It is at this point that usability analysis enters. Once a foundational understanding of the processes and people of a clinic is grasped, attention can be shifted to the available vendor products that may meet the identified needs. To effectively evaluate EHR products, several components need to be reviewed that have the potential to significantly affect user satisfaction. As illustrated in Figure 1, these components should be viewed through a usability lens that allows product evaluation based on known guidelines for usable systems, with the goal of improving the functionality and efficiency of the implemented product. One does not have to be an expert to incorporate at least some usability principles into an EHR implementation project, and even a small effort will help to improve user satisfaction with the system.
Usability testing and analysis are being increasingly used in the medical community for the development and improvement of telemedicine systems, computer patient records, and medical devices.18–20 Usability analysis has been shown to decrease the number of end-user problems with systems as well as reduce the cost of implementing change requests that would have been up to 100 times more expensive to fix as a result of not conducting usability analysis.21
There are several forms of discount usability analyses that require fewer resources and time than formal usability testing. The methods are collectively known as usability inspection, the goals of which are to identify usability problems in software design and provide recommendations on how to improve the system.22 One particularly popular method of usability inspection is called heuristic evaluation.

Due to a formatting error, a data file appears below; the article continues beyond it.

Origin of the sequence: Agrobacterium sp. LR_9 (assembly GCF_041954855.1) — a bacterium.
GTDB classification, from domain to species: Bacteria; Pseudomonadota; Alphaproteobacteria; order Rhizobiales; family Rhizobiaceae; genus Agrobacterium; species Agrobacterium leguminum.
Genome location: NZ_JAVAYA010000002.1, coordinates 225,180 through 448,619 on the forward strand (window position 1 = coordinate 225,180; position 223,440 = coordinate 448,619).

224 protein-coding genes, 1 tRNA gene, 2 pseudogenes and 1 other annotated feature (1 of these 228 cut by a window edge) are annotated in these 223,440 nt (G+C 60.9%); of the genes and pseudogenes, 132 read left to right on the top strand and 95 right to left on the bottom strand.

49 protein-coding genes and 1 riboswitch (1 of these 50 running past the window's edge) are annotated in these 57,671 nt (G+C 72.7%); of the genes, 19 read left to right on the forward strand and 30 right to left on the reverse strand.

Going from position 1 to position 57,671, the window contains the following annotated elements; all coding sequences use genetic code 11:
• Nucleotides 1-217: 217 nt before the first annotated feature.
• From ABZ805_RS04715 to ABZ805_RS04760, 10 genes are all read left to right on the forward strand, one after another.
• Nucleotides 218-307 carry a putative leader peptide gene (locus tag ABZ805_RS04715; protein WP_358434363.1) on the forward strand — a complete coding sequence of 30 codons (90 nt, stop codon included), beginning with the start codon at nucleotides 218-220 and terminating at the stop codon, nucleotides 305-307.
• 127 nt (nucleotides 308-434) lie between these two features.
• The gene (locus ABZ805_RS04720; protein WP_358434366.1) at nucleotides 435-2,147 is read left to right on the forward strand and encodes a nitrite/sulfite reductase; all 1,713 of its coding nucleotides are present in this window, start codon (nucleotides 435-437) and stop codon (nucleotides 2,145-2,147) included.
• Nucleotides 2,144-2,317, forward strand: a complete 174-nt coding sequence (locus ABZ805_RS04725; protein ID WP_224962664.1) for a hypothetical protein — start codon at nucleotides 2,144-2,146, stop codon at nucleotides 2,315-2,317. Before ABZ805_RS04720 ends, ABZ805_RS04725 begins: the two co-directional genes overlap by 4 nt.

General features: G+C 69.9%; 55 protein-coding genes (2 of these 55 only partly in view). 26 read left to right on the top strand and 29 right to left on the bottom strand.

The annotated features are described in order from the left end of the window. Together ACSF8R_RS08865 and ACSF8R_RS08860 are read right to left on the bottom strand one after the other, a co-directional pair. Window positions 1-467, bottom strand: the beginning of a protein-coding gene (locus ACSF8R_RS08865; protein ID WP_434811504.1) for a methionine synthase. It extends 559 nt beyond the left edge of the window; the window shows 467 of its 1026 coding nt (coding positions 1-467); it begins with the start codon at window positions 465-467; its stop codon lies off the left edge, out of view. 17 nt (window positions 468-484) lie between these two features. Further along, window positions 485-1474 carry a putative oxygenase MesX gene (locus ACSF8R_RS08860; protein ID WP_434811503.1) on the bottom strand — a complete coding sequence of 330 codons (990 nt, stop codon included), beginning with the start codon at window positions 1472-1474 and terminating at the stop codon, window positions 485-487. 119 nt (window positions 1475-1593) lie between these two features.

Heuristic evaluation is the systematic inspection of a software design for its compliance with known guidelines (or heuristics) of usable systems.21 Problems are identified and rated for severity by usability and subject-matter experts. Problems are analyzed and reformulated into suggestions that can be incorporated into new design iterations. For example, through heuristic evaluation, it may be discovered that the software under analysis does not associate a date when weight measurements are entered. This identified problem can be reformulated into a requirement that the software designers add an automatic date stamp when a weight measurement is entered into the system. This requirement would then be incorporated into the next software update release.
Heuristic evaluation, as with all usability inspection techniques, aims to identify defects in a software design that may cause problems for users once the software is implemented. If problems can be found and fixed during the initial (or customization) phase of development, then the final product should be more usable and of better quality than it would be otherwise. For EHR implementations, heuristic evaluation can be exercised to give users greater control over the functionality of their EHR system and potentially save them time and money by not having to make critical changes after implementation of the system. Furthermore, applying this technique during the vendor selection process allows users to compare features and functionality on a more objective basis while taking into account the characteristics of their practices and people.
Heuristic evaluation was conducted in summer and fall 2006 on a test (demonstration) system provided by an EHR vendor. The software had been implemented in several clinics of the Division of Hematology-Oncology at the University of California, Los Angeles, and expansion was planned. A team of five individuals comprising two technical informaticists (one senior, one junior), two medical informaticists (one senior, one junior), and one lay individual contributed, at varying times, to preparing and administering the evaluation. All members of the team were familiar with usability principles, and the senior technical informaticist had prior knowledge and training regarding usability testing methods.